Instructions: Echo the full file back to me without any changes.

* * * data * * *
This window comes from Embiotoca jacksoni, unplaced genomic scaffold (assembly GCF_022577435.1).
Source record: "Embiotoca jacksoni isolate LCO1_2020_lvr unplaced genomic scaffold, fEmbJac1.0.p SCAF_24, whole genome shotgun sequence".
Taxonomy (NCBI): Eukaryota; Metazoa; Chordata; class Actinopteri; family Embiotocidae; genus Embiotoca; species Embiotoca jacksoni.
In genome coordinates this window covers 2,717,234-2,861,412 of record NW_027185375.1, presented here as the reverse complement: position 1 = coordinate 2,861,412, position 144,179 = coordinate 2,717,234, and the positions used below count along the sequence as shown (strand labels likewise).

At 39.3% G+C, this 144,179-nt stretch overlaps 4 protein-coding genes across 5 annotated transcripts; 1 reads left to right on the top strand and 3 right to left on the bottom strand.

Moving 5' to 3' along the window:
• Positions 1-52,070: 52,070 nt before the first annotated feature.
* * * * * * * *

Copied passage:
This window comes from Embiotoca jacksoni, unplaced genomic scaffold (assembly GCF_022577435.1).
Source record: "Embiotoca jacksoni isolate LCO1_2020_lvr unplaced genomic scaffold, fEmbJac1.0.p SCAF_24, whole genome shotgun sequence".
Taxonomy (NCBI): Eukaryota; Metazoa; Chordata; class Actinopteri; family Embiotocidae; genus Embiotoca; species Embiotoca jacksoni.
In genome coordinates this window covers 2,717,234-2,861,412 of record NW_027185375.1, presented here as the reverse complement: position 1 = coordinate 2,861,412, position 144,179 = coordinate 2,717,234, and the positions used below count along the sequence as shown (strand labels likewise).

At 39.3% G+C, this 144,179-nt stretch overlaps 4 protein-coding genes across 5 annotated transcripts; 1 reads left to right on the top strand and 3 right to left on the bottom strand.

Moving 5' to 3' along the window:
• Positions 1-52,070: 52,070 nt before the first annotated feature.